‘In the unremarkable town of Amberside, the unthinkable has happened: Terrorists have attacked a local festival. No one knows why, and no one knows who the attackers are, but that doesn’t matter. What matters first is survival. And what matters after that is survival, too.
In this brilliantly written account of hope, humour and humanity, five ordinary teenagers are caught up in a truly extraordinary situation. It’s a heart-pounding and gripping account of the fight for survival as the attackers prowl the festival grounds, told from multiple perspectives.
This is a book for teenagers facing the barrage of bleak reports that fill our newsfeeds and for anyone who needs to see that behind the hate that makes the headlines, there is always love.’
This Can Never Not Be Real is one of those books that you simply can’t put down, yet are afraid of what each page turn might bring for characters who are easy to care for and written so that the reader very quickly grows attached to them, and not only because of the urgency of the events that are happening around them. That the narrative is written in a manner that switches points of view very frequently, yet feels like smooth and continuous prose, makes it swiftly and incredibly immersive, not sparing a moment to rest and so evoking the panic and uncertainty of the situation that the characters find themselves in. I did try to put the book down, but was back to it in less than five minutes, as I just had to know what was going to happen and was genuinely agitated (in a way that reflects positively on the writing) that I didn’t know how characters were going to survive. That their points of view exist must suggest that they live is something that I had to keep reminding myself of, as nothing feels certain, but that fact alone says nothing of what they are going to go through to get there.
Of all the perspectives, I’m not sure that I would pick a ‘favourite’, but I loved Violet and Peaches in particular. I adored Violet’s love for her family and both she and Ellie growing into their realisations about each other and that things they may have assumed are not necessarily true; their growing closer and quietly understanding that there is the potential for more than friendship between them, but what is first and foremost is that they care for each other and choose to be supportive through everything that they learn about the other. Violet seems quiet and unassuming, and she makes some painful comments about how easily she is overlooked and how teachers mistake her for other girls simply because they share the same skin colour (something no child should have to tolerate at school). She is kind and clever and dedicated and sweet, and despite all that happens to her, she stays so. Okay, maybe I have picked a favourite!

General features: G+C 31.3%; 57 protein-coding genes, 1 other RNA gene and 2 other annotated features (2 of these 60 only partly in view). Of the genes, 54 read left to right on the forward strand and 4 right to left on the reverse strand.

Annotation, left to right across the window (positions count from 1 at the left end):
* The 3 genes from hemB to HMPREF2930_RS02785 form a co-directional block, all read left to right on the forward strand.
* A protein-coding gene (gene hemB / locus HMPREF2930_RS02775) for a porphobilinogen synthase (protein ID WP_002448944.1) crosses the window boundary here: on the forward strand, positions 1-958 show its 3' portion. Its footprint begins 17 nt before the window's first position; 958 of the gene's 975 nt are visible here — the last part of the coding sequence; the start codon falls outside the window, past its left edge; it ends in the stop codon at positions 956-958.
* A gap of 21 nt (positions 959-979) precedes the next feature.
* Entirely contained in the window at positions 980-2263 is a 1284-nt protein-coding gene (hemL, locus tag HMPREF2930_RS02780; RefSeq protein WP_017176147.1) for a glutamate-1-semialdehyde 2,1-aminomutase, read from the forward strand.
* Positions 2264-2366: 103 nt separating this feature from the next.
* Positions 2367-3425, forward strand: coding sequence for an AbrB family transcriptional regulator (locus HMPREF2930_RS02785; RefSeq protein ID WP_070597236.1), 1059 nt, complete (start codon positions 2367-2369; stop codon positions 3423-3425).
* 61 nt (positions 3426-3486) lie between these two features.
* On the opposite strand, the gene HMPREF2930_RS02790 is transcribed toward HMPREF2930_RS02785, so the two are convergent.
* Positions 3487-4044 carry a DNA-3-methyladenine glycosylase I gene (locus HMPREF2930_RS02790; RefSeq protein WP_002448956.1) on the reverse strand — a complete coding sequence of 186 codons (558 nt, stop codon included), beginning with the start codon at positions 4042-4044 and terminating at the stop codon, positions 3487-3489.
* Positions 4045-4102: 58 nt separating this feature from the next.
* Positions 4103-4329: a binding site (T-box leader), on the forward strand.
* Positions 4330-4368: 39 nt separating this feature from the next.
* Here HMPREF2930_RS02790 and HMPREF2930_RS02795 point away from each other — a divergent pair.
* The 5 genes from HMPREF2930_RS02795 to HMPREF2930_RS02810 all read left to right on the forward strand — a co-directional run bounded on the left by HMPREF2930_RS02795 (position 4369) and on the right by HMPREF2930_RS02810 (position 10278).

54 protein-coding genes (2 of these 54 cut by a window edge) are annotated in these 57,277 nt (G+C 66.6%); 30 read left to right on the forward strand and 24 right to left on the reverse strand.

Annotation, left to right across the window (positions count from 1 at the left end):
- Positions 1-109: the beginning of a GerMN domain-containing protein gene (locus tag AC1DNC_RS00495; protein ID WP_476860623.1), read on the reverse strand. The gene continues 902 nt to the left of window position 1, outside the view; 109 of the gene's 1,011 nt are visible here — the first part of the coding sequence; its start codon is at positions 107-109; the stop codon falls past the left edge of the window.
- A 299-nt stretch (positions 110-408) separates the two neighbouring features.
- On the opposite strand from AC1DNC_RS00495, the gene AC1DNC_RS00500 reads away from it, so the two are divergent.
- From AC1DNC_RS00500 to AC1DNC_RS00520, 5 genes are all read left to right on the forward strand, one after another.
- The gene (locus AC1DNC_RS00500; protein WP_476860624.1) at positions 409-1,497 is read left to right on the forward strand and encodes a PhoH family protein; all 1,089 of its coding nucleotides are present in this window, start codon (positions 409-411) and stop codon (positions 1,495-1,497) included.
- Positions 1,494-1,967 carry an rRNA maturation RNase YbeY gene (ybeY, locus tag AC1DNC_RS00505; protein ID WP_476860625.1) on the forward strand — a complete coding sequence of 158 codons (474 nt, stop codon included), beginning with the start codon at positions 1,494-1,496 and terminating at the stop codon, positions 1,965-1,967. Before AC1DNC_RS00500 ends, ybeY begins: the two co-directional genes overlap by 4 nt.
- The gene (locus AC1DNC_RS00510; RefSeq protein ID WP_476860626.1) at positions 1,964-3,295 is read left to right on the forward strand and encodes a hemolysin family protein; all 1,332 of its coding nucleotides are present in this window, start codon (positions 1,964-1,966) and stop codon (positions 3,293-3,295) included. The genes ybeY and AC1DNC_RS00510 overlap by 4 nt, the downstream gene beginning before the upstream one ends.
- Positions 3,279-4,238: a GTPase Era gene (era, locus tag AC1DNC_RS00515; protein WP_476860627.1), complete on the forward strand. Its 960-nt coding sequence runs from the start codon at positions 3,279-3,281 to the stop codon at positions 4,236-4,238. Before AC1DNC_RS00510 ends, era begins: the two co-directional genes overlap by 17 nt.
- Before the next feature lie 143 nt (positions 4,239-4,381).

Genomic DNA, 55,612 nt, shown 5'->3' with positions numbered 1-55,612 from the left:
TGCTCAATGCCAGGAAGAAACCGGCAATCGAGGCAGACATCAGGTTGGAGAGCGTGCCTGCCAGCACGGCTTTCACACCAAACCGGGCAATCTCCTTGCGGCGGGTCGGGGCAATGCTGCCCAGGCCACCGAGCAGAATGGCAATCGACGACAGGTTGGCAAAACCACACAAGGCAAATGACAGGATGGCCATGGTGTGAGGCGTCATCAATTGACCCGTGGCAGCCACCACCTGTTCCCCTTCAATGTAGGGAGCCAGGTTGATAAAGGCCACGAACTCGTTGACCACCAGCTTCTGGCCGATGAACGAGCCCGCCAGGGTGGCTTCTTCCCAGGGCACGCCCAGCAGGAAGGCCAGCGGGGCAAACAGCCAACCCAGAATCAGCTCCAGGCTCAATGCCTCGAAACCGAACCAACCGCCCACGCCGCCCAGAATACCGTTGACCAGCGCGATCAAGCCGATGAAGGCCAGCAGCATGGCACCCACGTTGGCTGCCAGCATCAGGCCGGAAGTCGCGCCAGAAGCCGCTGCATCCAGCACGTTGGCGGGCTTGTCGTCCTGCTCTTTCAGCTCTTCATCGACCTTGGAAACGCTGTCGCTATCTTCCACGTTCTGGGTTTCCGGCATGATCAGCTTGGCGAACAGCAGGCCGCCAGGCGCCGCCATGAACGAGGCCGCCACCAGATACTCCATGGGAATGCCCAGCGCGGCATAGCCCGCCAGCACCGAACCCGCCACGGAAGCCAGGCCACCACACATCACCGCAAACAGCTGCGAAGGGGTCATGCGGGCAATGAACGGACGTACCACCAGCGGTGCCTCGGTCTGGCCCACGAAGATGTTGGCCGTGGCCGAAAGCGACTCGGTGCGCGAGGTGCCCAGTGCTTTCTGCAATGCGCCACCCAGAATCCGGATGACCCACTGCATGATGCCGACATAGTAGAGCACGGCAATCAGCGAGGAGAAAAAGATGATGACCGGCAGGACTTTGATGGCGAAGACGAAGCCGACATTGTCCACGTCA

That the terrorists in the story aren’t given the ‘air time’ to explain themselves or express why they have attacked people is something I was glad of. They aren’t identified as any one group or with a particular purpose, and no ideology is presented as reason or excuse, for, as the characters themselves and the author says, there is no excuse for terrorism.
I’m generally not one for tears when reading, unless it’s to do with characters I’ve been attached to for many years, but I admit I did cry at the end of This Can Never Not Be Real. It is a brilliant read that packs a real punch, keeping hope, affection and love at its centre, and is beautifully crafted with evident care in handling such a range of sensitive subjects. Out on April 29th, this is one of the year’s essential reads and I sincerely recommend getting a copy and setting aside the time to read it in its entirety.
Thank you, Electric Monkey Books, for sending me a copy for review!